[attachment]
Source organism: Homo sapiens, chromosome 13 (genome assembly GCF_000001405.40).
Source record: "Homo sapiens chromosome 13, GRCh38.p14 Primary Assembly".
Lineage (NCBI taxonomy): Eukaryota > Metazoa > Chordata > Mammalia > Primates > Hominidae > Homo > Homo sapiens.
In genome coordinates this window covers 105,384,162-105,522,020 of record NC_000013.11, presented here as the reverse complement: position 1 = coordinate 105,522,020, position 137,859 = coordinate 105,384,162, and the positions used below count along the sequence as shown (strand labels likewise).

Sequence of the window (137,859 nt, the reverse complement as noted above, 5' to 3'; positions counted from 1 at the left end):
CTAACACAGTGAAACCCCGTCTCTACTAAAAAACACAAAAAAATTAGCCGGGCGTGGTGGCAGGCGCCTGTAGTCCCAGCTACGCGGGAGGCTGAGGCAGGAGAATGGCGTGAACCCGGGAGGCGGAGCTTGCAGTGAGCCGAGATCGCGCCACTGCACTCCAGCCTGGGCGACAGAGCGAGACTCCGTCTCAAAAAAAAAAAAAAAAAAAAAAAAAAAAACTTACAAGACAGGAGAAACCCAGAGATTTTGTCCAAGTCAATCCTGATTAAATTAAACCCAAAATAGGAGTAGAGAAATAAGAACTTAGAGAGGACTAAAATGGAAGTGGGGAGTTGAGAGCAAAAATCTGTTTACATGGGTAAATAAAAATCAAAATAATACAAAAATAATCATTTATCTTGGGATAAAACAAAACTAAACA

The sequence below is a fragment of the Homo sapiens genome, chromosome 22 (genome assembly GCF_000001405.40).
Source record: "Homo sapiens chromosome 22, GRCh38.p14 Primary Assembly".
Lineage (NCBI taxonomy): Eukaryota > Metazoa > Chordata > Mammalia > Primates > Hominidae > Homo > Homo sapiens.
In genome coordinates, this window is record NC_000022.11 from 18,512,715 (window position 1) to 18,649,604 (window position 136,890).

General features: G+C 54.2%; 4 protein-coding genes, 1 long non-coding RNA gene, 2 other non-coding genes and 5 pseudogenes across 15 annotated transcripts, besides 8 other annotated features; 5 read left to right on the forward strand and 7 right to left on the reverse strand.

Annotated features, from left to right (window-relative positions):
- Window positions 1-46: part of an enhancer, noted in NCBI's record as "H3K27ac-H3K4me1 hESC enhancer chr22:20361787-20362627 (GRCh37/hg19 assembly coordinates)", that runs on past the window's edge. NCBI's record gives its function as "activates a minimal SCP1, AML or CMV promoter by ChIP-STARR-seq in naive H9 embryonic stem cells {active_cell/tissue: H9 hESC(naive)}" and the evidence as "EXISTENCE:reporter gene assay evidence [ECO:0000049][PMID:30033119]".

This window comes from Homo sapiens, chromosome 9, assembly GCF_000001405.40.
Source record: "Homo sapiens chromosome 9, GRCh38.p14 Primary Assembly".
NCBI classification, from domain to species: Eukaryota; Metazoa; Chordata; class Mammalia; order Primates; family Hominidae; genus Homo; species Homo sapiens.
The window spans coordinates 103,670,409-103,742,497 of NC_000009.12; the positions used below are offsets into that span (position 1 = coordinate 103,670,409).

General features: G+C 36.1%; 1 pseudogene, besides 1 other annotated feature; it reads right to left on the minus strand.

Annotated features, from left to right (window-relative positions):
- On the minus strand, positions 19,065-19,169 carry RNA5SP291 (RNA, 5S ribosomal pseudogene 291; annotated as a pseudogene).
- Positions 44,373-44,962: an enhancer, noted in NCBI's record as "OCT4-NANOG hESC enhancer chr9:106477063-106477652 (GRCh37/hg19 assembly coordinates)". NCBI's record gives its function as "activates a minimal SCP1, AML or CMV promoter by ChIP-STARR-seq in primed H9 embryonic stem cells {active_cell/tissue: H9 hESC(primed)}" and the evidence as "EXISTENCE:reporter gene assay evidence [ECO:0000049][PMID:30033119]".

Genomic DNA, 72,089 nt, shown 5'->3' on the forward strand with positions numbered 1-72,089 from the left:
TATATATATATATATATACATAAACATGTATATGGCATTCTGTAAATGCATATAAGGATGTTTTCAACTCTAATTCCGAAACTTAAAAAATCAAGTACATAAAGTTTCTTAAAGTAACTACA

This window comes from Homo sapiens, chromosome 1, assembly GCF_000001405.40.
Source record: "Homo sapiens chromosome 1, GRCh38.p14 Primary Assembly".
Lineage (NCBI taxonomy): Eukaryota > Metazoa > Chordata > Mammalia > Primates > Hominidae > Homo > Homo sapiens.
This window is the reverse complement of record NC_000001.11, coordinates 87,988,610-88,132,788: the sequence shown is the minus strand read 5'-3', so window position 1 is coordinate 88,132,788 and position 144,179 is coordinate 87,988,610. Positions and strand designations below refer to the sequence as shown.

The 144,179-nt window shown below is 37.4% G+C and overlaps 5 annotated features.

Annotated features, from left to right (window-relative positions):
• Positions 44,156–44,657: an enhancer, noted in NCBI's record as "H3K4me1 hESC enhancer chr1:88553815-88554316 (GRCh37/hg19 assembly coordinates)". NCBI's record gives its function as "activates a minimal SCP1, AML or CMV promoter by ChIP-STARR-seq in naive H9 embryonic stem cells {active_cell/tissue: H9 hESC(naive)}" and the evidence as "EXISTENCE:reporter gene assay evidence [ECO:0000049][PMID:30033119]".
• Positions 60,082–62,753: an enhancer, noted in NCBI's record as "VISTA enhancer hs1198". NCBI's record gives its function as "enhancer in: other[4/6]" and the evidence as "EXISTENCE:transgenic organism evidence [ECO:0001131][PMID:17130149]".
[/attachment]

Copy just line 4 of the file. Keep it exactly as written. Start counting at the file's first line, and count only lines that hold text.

In genome coordinates this window covers 105,384,162-105,522,020 of record NC_000013.11, presented here as the reverse complement: position 1 = coordinate 105,522,020, position 137,859 = coordinate 105,384,162, and the positions used below count along the sequence as shown (strand labels likewise).